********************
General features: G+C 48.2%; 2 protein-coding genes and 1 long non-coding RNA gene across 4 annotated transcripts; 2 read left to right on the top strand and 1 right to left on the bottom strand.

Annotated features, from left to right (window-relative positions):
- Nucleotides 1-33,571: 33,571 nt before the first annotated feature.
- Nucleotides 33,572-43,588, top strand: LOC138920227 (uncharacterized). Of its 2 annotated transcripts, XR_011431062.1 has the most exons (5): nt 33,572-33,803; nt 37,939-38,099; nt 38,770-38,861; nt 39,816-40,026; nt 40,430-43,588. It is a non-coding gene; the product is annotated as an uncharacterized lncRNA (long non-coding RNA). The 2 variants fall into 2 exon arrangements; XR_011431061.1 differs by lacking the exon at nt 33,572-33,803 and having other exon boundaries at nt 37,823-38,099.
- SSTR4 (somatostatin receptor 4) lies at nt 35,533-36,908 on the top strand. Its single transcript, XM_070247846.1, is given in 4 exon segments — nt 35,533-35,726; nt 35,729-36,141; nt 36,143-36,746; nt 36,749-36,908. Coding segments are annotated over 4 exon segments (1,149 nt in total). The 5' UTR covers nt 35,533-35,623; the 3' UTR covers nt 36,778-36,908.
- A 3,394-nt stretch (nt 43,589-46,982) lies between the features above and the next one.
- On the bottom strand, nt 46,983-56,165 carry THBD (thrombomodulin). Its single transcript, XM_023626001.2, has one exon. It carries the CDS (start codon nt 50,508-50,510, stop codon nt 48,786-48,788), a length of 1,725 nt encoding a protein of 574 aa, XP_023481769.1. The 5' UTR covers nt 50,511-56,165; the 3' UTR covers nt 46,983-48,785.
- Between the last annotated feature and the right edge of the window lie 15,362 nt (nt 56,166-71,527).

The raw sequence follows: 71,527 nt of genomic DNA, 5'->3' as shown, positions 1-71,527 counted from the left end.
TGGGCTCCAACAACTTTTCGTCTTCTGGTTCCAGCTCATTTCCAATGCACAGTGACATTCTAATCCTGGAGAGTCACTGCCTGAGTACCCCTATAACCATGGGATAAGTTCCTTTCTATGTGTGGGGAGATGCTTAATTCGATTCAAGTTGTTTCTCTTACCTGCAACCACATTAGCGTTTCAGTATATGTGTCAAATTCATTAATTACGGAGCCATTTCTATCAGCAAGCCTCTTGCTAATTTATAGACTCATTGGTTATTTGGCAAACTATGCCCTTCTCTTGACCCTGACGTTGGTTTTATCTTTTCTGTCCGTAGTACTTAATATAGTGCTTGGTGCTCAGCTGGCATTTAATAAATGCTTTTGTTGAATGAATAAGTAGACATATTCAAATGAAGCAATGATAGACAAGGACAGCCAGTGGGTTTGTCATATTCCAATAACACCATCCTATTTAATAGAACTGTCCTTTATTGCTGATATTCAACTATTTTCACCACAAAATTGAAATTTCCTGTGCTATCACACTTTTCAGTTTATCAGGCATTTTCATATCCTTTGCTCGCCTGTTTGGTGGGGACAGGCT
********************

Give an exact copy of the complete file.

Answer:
General features: G+C 48.2%; 2 protein-coding genes and 1 long non-coding RNA gene across 4 annotated transcripts; 2 read left to right on the top strand and 1 right to left on the bottom strand.

Annotated features, from left to right (window-relative positions):
- Nucleotides 1-33,571: 33,571 nt before the first annotated feature.
- Nucleotides 33,572-43,588, top strand: LOC138920227 (uncharacterized). Of its 2 annotated transcripts, XR_011431062.1 has the most exons (5): nt 33,572-33,803; nt 37,939-38,099; nt 38,770-38,861; nt 39,816-40,026; nt 40,430-43,588. It is a non-coding gene; the product is annotated as an uncharacterized lncRNA (long non-coding RNA). The 2 variants fall into 2 exon arrangements; XR_011431061.1 differs by lacking the exon at nt 33,572-33,803 and having other exon boundaries at nt 37,823-38,099.
- SSTR4 (somatostatin receptor 4) lies at nt 35,533-36,908 on the top strand. Its single transcript, XM_070247846.1, is given in 4 exon segments — nt 35,533-35,726; nt 35,729-36,141; nt 36,143-36,746; nt 36,749-36,908. Coding segments are annotated over 4 exon segments (1,149 nt in total). The 5' UTR covers nt 35,533-35,623; the 3' UTR covers nt 36,778-36,908.
- A 3,394-nt stretch (nt 43,589-46,982) lies between the features above and the next one.
- On the bottom strand, nt 46,983-56,165 carry THBD (thrombomodulin). Its single transcript, XM_023626001.2, has one exon. It carries the CDS (start codon nt 50,508-50,510, stop codon nt 48,786-48,788), a length of 1,725 nt encoding a protein of 574 aa, XP_023481769.1. The 5' UTR covers nt 50,511-56,165; the 3' UTR covers nt 46,983-48,785.
- Between the last annotated feature and the right edge of the window lie 15,362 nt (nt 56,166-71,527).

The raw sequence follows: 71,527 nt of genomic DNA, 5'->3' as shown, positions 1-71,527 counted from the left end.
TGGGCTCCAACAACTTTTCGTCTTCTGGTTCCAGCTCATTTCCAATGCACAGTGACATTCTAATCCTGGAGAGTCACTGCCTGAGTACCCCTATAACCATGGGATAAGTTCCTTTCTATGTGTGGGGAGATGCTTAATTCGATTCAAGTTGTTTCTCTTACCTGCAACCACATTAGCGTTTCAGTATATGTGTCAAATTCATTAATTACGGAGCCATTTCTATCAGCAAGCCTCTTGCTAATTTATAGACTCATTGGTTATTTGGCAAACTATGCCCTTCTCTTGACCCTGACGTTGGTTTTATCTTTTCTGTCCGTAGTACTTAATATAGTGCTTGGTGCTCAGCTGGCATTTAATAAATGCTTTTGTTGAATGAATAAGTAGACATATTCAAATGAAGCAATGATAGACAAGGACAGCCAGTGGGTTTGTCATATTCCAATAACACCATCCTATTTAATAGAACTGTCCTTTATTGCTGATATTCAACTATTTTCACCACAAAATTGAAATTTCCTGTGCTATCACACTTTTCAGTTTATCAGGCATTTTCATATCCTTTGCTCGCCTGTTTGGTGGGGACAGGCT